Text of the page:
Is Iran ready to build nuclear bombs?

By Jin Liangxiang
0 Comment(s)Print E-mail, March 22, 2013
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 [By Jiao Haiyang/]

 [By Jiao Haiyang/]

Many believe that Barack Obama's visit to Israel is based around the Iran nuclear issue. Both Barack Obama and Benjamin Netanyahu are worried about Iran's progress in nuclear capability, albeit hold different perceptions of urgency. However, despite broad international concern, Iran is actually very far away from being able to make an atomic bomb.

To begin, no domestic consensus is available on whether Iran should develop nuclear weapons. Western countries are not willing to recognize Iran's Islamic democracy, but true policy debates do exist in Iran. Besides very few ultraconservatives who stand for developing nuclear weapons at whatever the cost, there are another two different positions about what kind of nuclear capabilities Iran should have.

Iran's liberalists think that Iran should abide by international laws including the NPT. On one hand, they hold that as a regional power with more than 70 million people, Iran should have reasonable nuclear capability, both for the sake of technology advancement and for economic development. As a member of the NPT, Iran should have full rights that the treaty prescribes for its members. On the other hand, they believe that Iran should keep its commitments not to develop nuclear weapons.

Pragmatists advocate that Iran should advance its nuclear capability as far as possible, including nuclear weapons. But they are also very sensitive to external pressures. They opine that if the cost is too high, and the pressure is too great, they should stop moving forward.

The west believes that the Islamic Republic is determined to become the tenth nuclear power, but the final result will depend upon the debates among the three factions. Iran might have the impetus to develop nuclear weapons, but resistance from liberals remains strong, and pragmatists are not prepared to support a weapons program. International sanctions are also beginning to bite.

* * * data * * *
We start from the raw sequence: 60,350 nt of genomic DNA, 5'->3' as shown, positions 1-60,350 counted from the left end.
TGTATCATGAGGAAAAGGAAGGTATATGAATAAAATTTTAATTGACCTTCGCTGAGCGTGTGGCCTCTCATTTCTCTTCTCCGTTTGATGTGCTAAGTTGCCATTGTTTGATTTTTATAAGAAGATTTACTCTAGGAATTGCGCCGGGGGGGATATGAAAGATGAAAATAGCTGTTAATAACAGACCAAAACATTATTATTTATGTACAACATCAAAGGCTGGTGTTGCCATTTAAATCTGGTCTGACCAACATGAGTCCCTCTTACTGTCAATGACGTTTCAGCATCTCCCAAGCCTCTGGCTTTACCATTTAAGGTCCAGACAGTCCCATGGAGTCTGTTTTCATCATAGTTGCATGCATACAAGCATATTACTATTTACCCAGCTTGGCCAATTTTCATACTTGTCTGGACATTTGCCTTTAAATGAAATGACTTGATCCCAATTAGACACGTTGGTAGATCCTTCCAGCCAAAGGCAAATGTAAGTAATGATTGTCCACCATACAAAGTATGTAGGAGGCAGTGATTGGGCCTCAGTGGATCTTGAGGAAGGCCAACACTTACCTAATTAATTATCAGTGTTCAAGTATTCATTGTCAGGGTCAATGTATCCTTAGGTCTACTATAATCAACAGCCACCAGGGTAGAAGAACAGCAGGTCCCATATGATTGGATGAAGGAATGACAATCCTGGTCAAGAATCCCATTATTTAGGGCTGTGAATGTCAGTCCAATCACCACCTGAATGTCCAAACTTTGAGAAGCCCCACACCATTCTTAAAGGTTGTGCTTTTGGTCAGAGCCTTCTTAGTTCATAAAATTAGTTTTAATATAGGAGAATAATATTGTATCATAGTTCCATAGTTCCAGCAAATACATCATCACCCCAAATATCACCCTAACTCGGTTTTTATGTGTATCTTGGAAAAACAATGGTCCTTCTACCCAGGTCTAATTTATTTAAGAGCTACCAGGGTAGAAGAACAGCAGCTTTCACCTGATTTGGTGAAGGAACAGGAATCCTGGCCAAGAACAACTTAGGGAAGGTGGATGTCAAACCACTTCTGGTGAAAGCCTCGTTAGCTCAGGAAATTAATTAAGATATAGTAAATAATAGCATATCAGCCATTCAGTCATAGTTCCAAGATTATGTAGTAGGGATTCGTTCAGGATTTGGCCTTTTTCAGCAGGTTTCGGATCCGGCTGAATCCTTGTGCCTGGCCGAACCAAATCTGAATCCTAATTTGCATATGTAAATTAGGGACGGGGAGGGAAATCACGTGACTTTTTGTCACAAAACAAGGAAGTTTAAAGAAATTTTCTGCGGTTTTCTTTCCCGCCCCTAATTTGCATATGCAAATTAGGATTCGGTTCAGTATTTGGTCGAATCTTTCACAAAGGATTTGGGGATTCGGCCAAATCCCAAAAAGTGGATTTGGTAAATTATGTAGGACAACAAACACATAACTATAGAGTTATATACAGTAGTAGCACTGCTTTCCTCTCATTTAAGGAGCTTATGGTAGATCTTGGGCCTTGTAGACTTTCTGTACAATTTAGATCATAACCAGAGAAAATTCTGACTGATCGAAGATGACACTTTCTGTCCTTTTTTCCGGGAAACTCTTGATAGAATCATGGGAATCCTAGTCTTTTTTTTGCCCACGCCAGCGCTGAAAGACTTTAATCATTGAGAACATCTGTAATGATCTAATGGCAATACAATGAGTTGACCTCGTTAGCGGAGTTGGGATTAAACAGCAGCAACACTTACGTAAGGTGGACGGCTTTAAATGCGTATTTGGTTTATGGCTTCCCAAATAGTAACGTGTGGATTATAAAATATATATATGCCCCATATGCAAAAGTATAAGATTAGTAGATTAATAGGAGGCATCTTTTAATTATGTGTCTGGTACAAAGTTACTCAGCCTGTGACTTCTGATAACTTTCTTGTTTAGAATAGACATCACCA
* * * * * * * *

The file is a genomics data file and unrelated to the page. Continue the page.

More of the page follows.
Secondly, Iran will have to break through two restrictions before starting weapons development in its nuclear program. As a member of the NPT and IAEA, Iran has an obligation to cooperate with IAEA inspections. If Iran wants to develop nuclear weapons, it will have to withdraw from the NPT and IAEA six months ahead of time. Otherwise, it is not very likely that Iran will be able to develop nuclear weapons in secret.

Another restriction is Sayyid Ali Khamenei's assurance. The Supreme Leader has in various occasions assured the world that Iran will not develop nuclear weapons, which are haram (sinful) in Islam. Such commitments might be made out of external pressure, but it is not likely. Once openly stated, it will restrict Iran's nuclear ambitions. If Iran intends to develop nuclear weapons, it will have to firstly renege against the promise of the Supreme Leader. It should never be an easy job considering the special status the Supreme Leader has in Iran's politics.

Thirdly, Iran is still not technically prepared to make a bomb. According to the latest IAEA report about Iran's nuclear activities issued in February, Iran has produced approximately 160 kg of enriched uranium with a purity of 20 percent, significantly lower than the 240 kg threshold that is needed for further enrichment with purity of 90 percent for a nuclear bomb.

It is highly unlikely that Iran will produce adequate amounts of uranium under current international sanctions. It took Iran almost ten years from 2003 to 2012 to realize its capability to enrich 20 percent purity uranium. Can Iran achieve weapon-grade uranium enrichment capability that easily?

All in all, Iran is prepared neither politically nor technically for making a nuclear bomb. International measures to deal with Iran on the nuclear issue should be based in the reality of Iran's nuclear progress. Otherwise, they will simply backfire.

The author is a columnist with For more information please visit

Opinion articles reflect the views of their authors, not necessarily those of


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